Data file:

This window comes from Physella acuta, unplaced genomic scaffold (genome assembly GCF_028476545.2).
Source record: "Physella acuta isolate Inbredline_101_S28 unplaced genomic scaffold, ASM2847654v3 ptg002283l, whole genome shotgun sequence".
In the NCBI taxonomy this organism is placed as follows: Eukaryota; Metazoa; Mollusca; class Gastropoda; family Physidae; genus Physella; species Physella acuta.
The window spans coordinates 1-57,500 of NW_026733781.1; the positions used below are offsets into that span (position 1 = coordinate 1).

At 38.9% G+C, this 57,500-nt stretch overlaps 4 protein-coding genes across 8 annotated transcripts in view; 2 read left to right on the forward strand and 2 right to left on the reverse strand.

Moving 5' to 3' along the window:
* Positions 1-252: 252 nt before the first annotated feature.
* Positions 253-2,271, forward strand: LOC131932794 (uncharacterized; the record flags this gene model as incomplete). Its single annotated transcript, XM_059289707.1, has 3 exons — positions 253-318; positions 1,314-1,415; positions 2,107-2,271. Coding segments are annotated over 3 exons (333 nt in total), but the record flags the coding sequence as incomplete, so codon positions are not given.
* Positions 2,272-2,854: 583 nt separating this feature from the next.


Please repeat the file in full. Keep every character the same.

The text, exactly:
This window comes from Physella acuta, unplaced genomic scaffold (genome assembly GCF_028476545.2).
Source record: "Physella acuta isolate Inbredline_101_S28 unplaced genomic scaffold, ASM2847654v3 ptg002283l, whole genome shotgun sequence".
In the NCBI taxonomy this organism is placed as follows: Eukaryota; Metazoa; Mollusca; class Gastropoda; family Physidae; genus Physella; species Physella acuta.
The window spans coordinates 1-57,500 of NW_026733781.1; the positions used below are offsets into that span (position 1 = coordinate 1).

At 38.9% G+C, this 57,500-nt stretch overlaps 4 protein-coding genes across 8 annotated transcripts in view; 2 read left to right on the forward strand and 2 right to left on the reverse strand.

Moving 5' to 3' along the window:
* Positions 1-252: 252 nt before the first annotated feature.
* Positions 253-2,271, forward strand: LOC131932794 (uncharacterized; the record flags this gene model as incomplete). Its single annotated transcript, XM_059289707.1, has 3 exons — positions 253-318; positions 1,314-1,415; positions 2,107-2,271. Coding segments are annotated over 3 exons (333 nt in total), but the record flags the coding sequence as incomplete, so codon positions are not given.
* Positions 2,272-2,854: 583 nt separating this feature from the next.